Trump cancels Missouri rally as Hurricane Florence approaches

Trump cancels Missouri rally as Hurricane Florence approaches

President TrumpDonald John TrumpSchiff urges GOP colleagues to share private concerns about Trump publicly US-China trade talks draw criticism for lack of women in pictures Overnight Defense: Trump to leave 200 troops in Syria | Trump, Kim plan one-on-one meeting | Pentagon asks DHS to justify moving funds for border wall MORE has canceled a rally planned for Thursday in Cape Girardeau, Mo., due to the approach of Hurricane Florence, his campaign announced on Tuesday.

The decision comes one day after the campaign scrapped a similar rally scheduled for Friday in Jackson, Miss.


"With Hurricane Florence on its way, we determined that this is the safest decision," Trump campaign chief operating officer Michael Glassner said in a statement.

The hurricane has intensified in the past few days, becoming a Category 4 storm as it barrels toward the East Coast. The National Hurricane Center called the storm "extremely dangerous" and predicted it could cause widespread damage in the southeast and Mid-Atlantic.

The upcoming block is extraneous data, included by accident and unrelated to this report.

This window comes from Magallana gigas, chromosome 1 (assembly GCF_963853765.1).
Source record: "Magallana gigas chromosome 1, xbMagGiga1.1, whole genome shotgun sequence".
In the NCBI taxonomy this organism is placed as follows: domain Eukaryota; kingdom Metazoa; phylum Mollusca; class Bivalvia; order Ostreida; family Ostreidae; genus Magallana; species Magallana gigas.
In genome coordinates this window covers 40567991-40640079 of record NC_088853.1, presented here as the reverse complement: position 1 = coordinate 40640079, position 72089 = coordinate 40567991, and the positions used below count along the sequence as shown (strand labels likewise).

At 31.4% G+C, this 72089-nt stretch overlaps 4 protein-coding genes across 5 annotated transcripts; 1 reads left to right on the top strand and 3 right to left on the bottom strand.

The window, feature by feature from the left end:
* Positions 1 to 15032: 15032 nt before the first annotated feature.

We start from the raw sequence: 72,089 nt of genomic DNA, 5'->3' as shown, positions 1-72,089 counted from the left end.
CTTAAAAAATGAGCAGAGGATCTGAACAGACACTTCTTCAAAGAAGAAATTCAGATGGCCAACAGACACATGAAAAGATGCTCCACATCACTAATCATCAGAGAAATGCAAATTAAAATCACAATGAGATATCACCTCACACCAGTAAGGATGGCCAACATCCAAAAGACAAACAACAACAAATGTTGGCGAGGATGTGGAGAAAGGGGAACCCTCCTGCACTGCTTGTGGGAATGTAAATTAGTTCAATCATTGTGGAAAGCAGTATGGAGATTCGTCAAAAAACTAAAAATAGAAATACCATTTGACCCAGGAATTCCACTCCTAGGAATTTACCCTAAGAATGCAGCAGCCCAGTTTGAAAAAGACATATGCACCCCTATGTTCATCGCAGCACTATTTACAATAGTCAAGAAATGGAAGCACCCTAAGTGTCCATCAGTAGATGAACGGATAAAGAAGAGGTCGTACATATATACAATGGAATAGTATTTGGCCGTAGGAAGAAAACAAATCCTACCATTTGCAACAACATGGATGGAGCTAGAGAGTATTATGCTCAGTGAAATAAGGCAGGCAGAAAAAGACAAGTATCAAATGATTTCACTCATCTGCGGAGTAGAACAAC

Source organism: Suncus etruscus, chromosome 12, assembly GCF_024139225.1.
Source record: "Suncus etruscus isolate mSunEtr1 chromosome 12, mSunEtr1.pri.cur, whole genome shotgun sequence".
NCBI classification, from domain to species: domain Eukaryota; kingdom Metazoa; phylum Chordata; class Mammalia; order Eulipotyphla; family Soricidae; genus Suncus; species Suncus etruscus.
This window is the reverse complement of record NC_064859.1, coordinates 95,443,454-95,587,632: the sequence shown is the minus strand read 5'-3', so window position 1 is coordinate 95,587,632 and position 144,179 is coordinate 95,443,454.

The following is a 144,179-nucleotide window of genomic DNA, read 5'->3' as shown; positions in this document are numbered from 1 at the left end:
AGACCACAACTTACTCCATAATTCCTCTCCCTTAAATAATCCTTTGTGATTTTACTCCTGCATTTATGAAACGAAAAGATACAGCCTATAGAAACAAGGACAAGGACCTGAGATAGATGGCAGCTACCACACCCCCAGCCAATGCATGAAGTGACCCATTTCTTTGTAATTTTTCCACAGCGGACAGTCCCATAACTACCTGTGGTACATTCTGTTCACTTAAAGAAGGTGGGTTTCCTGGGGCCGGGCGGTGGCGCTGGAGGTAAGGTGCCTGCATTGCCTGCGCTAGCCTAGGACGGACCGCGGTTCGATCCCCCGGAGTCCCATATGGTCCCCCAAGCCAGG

Trump's decision to clear his schedule of campaign travel comes after he faced a massive backlash response to Hurricane Maria, which killed nearly 3,000 people last year in Puerto Rico and knocked out power for months on large swaths of the island.

The president had a hurricane preparedness briefing on Monday with Homeland Security Secretary Kirstjen NielsenKirstjen Michele NielsenImmigrant advocacy groups seek restraining order to block Trump asylum policy The Hill's Morning Report - Trump faces mounting challenges to emergency declaration 2,000 asylum seekers return home, decide to stay in Mexico: report MORE and FEMA administrator Brock Long and issued a warning to Americans in the storm's path.

"My people just informed me that this is one of the worst storms to hit the East Coast in many years. Also, looking like a direct hit on North Carolina, South Carolina and Virginia. Please be prepared, be careful and be SAFE!" he tweeted.

More than 1.5 million people are under evacuation orders ahead of Florence's expected landfall near the Carolinas.